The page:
Today I am quite honoured to be featured in an interview with Pole Position Production on their website.
As many are aware, Pole Position Production is well-known for their field recordings of rare and challenging vehicles for the game audio and feature film communities. They also capture many other field recordings, design custom sound, and share sound libraries on their Web shop.
Pole is running a series of interviews of the staff there, and I was humbled to be asked to talk about my contribution to the team.
Working With Field Recordists
I first started working with Pole around August 2017 mastering their field recordings and curating them for their Web shop, pole.se. It’s been a fantastic experience working with the team. They are a great bunch of guys, but what’s more, they are exceptionally talented people that strive for the best quality and results.
After working on my own for more than a decade, it has been a great experience being part of a team. When I was independent, I relied on myself to push my limits and invent and resolve new challenges. I enjoyed that, however, working with Pole has been a welcome change.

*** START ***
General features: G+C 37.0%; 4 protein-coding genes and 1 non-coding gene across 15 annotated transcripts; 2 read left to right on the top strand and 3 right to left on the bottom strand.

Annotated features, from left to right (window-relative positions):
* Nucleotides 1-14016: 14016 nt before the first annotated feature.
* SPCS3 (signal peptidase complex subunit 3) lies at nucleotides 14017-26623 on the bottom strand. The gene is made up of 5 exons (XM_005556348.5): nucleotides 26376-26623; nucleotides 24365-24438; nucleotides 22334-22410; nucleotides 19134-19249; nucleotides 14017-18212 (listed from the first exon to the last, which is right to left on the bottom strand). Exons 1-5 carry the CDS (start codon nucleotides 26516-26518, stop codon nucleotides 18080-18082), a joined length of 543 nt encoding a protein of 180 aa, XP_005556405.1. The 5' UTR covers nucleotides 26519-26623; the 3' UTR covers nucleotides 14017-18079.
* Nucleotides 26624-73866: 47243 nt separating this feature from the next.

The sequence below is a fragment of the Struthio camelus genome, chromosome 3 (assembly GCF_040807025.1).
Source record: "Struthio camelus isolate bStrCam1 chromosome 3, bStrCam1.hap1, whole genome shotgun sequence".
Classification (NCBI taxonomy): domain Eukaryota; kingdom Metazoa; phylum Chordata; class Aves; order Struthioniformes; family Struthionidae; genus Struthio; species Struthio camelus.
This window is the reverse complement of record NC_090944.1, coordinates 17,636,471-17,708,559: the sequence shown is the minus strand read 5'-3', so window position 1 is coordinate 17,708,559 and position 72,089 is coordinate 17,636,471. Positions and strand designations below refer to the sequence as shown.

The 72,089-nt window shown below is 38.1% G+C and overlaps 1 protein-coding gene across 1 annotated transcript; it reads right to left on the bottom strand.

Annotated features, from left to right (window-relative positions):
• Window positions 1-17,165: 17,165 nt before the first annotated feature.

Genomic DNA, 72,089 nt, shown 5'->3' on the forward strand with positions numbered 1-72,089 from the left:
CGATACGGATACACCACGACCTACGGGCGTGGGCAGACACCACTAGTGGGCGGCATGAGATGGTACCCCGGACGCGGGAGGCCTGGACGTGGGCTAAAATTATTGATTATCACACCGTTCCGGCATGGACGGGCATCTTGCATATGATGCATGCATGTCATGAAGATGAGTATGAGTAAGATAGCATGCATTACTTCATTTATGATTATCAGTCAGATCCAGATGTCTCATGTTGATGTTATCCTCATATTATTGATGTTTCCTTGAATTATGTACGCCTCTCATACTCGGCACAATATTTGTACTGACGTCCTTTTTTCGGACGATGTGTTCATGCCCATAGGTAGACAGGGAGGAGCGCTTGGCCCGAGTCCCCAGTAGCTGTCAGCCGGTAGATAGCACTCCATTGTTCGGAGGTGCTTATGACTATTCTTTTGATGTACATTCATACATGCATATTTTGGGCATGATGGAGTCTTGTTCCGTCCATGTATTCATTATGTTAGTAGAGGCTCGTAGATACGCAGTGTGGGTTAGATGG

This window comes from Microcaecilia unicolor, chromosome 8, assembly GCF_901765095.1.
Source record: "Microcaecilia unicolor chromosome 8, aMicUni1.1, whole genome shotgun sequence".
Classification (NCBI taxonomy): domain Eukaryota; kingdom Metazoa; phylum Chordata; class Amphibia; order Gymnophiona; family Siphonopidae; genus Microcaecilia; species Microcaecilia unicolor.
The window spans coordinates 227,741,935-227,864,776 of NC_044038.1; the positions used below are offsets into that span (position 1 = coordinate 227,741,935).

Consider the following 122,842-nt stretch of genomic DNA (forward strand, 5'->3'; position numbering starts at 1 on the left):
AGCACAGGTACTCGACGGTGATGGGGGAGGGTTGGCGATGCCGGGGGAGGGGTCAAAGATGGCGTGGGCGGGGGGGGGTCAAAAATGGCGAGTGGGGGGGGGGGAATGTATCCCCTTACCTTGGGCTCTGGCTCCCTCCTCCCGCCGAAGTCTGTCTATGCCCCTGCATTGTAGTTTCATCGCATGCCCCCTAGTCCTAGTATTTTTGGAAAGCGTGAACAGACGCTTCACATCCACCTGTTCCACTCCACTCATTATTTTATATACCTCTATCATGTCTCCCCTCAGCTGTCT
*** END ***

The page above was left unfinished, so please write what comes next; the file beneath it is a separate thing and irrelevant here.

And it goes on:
Collaboration in Technical and Creative Fields
I think it is easy for any professional to be accustomed to comfortable workflows, especially later in their careers. I’m the same. The collaboration between everyone at Pole has taken my thinking and practice in new directions. I’ve always been a lone wolf, so this experience has fired up my mind in a way that reminds me of my first years in sound, almost 25 years ago.
I appreciate the concept much more, now. Sound editing and field recording are crafts with a unique blend of technical and creative talents. While technical ability benefits from refinement and repetition, creativity plummets with stagnation. Being part of team with an expectation of accountable results is a good way to shake that up, and keep skills sharp and creativity fresh. The wider field recording community helps with this, too. (Incidentally, this helps falling into the “bitter sound pro” stereotype as well.)
From my time at Pole, I’ve learned volumes about the vehicles they record, new technique, rare and specialized microphones and recorders, and recording for game audio. I also feel it has kept me on my game. I’m grateful for it all.
In the interview, I chat about my history in sound and what I do at Pole. It touches a bit on some thoughts behind community, what makes a good field recording, and the thought process behind the work done at Pole.
I believe there are other interviews planned with the rest of the Pole team for their monthly newsletter. There’s a newsletter signup form at the bottom of Pole’s page if you’d like to hear more about the team.
My thanks to Pole Position Production.